Who loves ya, baby?
I suppose, but it doesn't really matter if it isn't.
It will be yeah... got a feeling from the reputation of the book that it will be something different. To be honest I didn't even know it was set in Paris, all I thought about it was that it was possible to read in more than one order or something.It'll be interesting to see if what Cortazar's saying in that passage actually comes across throughout the book, or whether he's just trying to position himself as above it then does it anyway.
Once you have given up the ghost, everything follows with dead certainty, even in the midst of chaos. From the beginning it was never anything but chaos: it was a fluid which enveloped me, which I breathed in through the gills. In the substrata, where the moon shone steady and opaque, it was smooth and fecundating; above it was a jangle and a discord. In everything I quickly saw the opposite, the contradiction, and between the real and the unreal the irony, the paradox. I was my own worst enemy. There was nothing I wished to do which I could just as well not do. Even as a child, when I lacked for nothing, I wanted to die: I wanted to surrender because I saw no sense in struggling. I felt that nothing would be proved, substantiated, added or subtracted by continuing an existence which I had not asked for. Everybody around me was a failure, or if not a failure, ridiculous. Especially the successful ones. The successful ones bored me to tears. I was sympathetic to a fault, but it was not sympathy that made me so. It was a purely negative quality, a weakness which blossomed at the mere sight of human misery. I never helped anyone expecting that it would do any good; I helped because I was helpless to do otherwise. To want to change the condition of affairs seemed futile to me; nothing would be altered, I was convinced, except by a change of heart, and who could change the hearts of men?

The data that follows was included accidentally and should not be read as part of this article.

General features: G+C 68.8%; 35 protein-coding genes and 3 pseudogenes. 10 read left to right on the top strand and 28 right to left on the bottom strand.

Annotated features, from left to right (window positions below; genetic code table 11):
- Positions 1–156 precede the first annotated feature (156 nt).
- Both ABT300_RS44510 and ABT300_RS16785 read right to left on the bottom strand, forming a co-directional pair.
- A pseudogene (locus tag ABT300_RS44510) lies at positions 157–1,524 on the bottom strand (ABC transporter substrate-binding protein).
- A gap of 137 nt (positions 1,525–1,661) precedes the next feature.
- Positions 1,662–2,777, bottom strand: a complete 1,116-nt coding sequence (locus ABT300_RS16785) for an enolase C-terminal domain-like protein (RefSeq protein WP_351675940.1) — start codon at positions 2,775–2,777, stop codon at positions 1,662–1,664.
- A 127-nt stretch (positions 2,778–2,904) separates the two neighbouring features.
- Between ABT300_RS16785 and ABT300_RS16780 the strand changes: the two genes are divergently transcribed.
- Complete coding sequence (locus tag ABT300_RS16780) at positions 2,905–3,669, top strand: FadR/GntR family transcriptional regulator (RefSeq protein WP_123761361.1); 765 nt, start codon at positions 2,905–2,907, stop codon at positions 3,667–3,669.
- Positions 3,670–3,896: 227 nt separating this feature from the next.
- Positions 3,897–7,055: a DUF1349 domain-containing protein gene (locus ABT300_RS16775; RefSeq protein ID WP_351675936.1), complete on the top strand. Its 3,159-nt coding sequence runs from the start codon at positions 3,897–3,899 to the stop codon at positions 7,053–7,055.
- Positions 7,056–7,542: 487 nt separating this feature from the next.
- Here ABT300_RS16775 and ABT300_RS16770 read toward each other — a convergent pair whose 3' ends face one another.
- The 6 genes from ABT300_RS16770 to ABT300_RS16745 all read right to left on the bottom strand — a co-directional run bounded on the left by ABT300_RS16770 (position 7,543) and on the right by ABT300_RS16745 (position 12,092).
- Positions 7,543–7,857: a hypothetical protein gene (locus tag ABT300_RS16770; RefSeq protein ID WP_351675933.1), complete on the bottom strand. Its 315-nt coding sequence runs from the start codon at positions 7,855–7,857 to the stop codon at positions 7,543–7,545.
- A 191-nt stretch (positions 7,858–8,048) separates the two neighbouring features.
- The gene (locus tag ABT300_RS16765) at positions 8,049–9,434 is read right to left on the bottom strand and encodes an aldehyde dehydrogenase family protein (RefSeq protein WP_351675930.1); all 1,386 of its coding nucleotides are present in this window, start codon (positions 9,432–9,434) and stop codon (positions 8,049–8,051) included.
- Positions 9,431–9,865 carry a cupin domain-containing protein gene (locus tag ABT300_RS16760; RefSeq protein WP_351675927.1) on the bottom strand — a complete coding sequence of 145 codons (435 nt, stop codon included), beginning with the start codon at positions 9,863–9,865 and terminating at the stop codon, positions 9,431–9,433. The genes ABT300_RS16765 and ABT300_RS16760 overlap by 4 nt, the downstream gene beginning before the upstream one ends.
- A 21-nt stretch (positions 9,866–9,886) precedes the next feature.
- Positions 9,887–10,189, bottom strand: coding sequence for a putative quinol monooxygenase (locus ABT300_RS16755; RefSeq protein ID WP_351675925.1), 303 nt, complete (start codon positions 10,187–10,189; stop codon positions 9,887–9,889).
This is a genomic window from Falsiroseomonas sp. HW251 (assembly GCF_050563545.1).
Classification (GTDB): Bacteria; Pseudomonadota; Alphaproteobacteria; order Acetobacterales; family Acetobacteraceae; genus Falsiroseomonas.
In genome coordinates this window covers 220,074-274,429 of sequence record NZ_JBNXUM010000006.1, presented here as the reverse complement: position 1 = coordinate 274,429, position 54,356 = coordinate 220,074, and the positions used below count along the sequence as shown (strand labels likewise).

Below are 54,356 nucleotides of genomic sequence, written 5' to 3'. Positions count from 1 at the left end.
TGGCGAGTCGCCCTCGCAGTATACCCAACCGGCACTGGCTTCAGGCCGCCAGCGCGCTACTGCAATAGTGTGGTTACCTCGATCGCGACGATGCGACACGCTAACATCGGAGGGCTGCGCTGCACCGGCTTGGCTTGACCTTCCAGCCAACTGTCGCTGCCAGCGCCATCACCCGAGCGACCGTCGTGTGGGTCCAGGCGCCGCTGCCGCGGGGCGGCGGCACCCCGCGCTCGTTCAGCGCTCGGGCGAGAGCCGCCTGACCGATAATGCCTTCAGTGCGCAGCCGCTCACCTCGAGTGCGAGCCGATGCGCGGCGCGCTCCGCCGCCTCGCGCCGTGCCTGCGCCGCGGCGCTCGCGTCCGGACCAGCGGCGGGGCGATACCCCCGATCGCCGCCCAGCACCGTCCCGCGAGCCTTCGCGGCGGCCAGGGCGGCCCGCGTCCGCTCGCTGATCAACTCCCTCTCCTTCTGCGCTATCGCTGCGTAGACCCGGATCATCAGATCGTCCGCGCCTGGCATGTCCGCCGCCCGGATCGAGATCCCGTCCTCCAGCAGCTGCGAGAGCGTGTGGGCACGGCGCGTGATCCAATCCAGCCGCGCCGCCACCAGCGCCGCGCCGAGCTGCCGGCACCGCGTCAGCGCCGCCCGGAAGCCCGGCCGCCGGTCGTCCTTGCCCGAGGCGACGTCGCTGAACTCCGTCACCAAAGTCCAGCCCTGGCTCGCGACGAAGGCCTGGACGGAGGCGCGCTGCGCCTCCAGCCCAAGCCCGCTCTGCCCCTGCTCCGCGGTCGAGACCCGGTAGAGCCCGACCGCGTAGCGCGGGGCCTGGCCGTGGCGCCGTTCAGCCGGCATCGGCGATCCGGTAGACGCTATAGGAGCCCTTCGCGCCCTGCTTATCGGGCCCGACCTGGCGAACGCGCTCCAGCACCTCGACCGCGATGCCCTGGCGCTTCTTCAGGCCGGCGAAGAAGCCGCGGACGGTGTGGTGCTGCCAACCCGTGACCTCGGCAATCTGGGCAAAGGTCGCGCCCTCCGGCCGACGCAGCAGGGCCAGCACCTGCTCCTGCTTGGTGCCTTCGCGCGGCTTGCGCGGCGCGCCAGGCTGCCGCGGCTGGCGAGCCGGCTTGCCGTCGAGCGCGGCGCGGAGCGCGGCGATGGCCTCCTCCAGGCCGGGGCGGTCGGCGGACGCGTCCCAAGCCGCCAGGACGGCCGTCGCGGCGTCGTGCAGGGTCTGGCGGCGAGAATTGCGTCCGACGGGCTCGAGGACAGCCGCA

I think all this is perfectly right and true, and I'll "yes and" with an emphasis on "I can appreciate that it was fresh and relevant in the 50s." I'll always remember this paragraph from some blog comment section, it stuck with me and helped me view the appeal of someone like Rand, or Kerouac, differently:On The Road is in the minority of novels I've started and not finished - got about 50 pages in and decided it was just really boring. I can appreciate that it was fresh and relevant in the 50s, of course, but maybe it's because that whole "young/ish white bloke bums around in grotty-but-cool neighbourhoods, does odd jobs/hustles/steals, is drunk/high most of the time, has meaningless sexual encounters/tempestuous relationship with a woman as dysfunctional as he is, writes about it" genre is now so well-worn - although of books like that that I've read I can only really think of Miller and Bukowski. I quite liked the Bukowski I read - probably Factotum and maybe one other - but not enough to seek out any others. I know several people who think he's amazing - pretty certain not one of those friends is female, it has to be said.
Can’t you see, though, that like Ayn Rand’s works, there’s a personality type that could gain from reading On The Road? Maybe you are already sufficiently decadent, maybe you’ve lived in a commune and practiced free love and experimented with drugs or whatever, but someone who is a total square might read the book and say “wow, there is more to life than two hours of commute, eight hours of work, four hours of TV and a couple hours of miscellaneous per day, and I should check it out.” I think a lot of people who liked On The Road were stuck unquestioningly in life scripts that weren’t working for them, and either got shook out of their ruts or at least thought it was nice to fantasize that they could, in principle, get shook out of them.